Ahoy, squirts! Quint here. I saw CHOKE at Sundance and really, really dug it. I know people who read the book before seeing the movie and they didn't like it as much, but I wasn't in that camp. Actually, Palahniuk just came into town and I didn't realize it until my little bastard brother came back showing off his signed books! The little sneak... damn... Anyway, Sundance has a continuing series where they show some of their movies in NY and two of our spies were there... our regular Bungion Boy and a new spy calling himself Xero. They both liked the movie to varying degrees and I'll start with the short but sweet review from Xero!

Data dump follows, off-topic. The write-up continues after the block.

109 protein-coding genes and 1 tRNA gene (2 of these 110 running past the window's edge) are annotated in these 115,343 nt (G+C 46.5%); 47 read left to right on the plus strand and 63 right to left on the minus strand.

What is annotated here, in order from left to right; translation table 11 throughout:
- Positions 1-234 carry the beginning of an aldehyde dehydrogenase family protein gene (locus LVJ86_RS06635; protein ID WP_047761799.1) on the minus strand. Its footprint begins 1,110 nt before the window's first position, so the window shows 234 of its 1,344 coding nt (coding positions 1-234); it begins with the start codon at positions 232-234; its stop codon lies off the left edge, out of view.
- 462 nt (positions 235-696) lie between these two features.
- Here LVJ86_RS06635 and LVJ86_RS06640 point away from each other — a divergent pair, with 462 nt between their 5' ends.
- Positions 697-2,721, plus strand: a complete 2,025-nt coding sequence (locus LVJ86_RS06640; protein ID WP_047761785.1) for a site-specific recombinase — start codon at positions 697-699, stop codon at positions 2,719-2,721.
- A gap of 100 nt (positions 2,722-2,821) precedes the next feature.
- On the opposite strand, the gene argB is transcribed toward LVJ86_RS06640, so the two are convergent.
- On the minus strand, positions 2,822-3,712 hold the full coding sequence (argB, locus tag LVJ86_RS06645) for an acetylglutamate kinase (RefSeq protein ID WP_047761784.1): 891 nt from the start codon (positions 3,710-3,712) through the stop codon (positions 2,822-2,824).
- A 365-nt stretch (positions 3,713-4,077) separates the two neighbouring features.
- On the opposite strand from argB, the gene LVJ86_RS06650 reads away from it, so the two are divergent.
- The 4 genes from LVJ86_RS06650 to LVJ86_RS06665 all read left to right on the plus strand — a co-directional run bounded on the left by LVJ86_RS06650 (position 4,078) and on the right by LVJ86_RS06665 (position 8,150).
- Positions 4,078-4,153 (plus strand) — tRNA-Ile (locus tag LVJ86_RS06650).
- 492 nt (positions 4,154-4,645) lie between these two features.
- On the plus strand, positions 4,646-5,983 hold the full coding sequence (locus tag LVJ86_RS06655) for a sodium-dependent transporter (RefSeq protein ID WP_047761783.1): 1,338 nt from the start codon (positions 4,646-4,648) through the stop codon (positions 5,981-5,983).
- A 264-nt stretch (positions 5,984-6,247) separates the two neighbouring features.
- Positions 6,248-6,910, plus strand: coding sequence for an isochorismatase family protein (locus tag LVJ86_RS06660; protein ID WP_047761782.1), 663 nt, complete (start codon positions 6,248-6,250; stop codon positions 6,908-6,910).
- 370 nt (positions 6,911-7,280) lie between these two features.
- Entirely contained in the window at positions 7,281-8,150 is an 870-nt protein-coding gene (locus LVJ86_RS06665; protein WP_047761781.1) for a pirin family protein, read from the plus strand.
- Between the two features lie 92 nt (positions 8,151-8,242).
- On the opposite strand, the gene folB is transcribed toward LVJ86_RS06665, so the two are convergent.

Hey guys, longtime reader, first time submitting anything. I just got home from what we were told (by the director himself, Clark Gregg) was the premiere of the final cut of Choke, based on the book by Chuck Palahniuk. It was part of the Sundance At The Brooklyn Academy of Music series, and as a big fan of both the book, and Mr. Palahniuk himself, the film is fantastic. Like any book-to-screen adaptation, there are going to be some differences, guaranteed, and there are a few here, but the film is also extremely faithful. The book's spirit is there in full force. Seeing the way the characters came to life, this was how I pictured them when I first read the book some time ago. I have no doubt in my mind when I say this: Sam Rockwell was born to play Victor Mancini. The man has it down to a science who the character is and why he does what he does. Every second this man is on screen, you're hooked. The rest of the cast is amazing as well, especially Kelly Macdonald as Dr. Paige Marshall, who brings an innocence to the role that few others could. Do not go into this film expecting something along the lines of Fight Club, as both books and both films are very very different. Hopefully this film will do well, and in turn help some of Chuck's other works onto the big screen sometime in the near future. Fox Searchlight definitely came through again with their big Sundance pickup for 2008. Like Napoleon Dynamite, Little Miss Sunshine, and Juno before it, Choke has its audience, and whether they are familiar with the book or not, they will be quite happy come September 26th. If you use this, call me Xero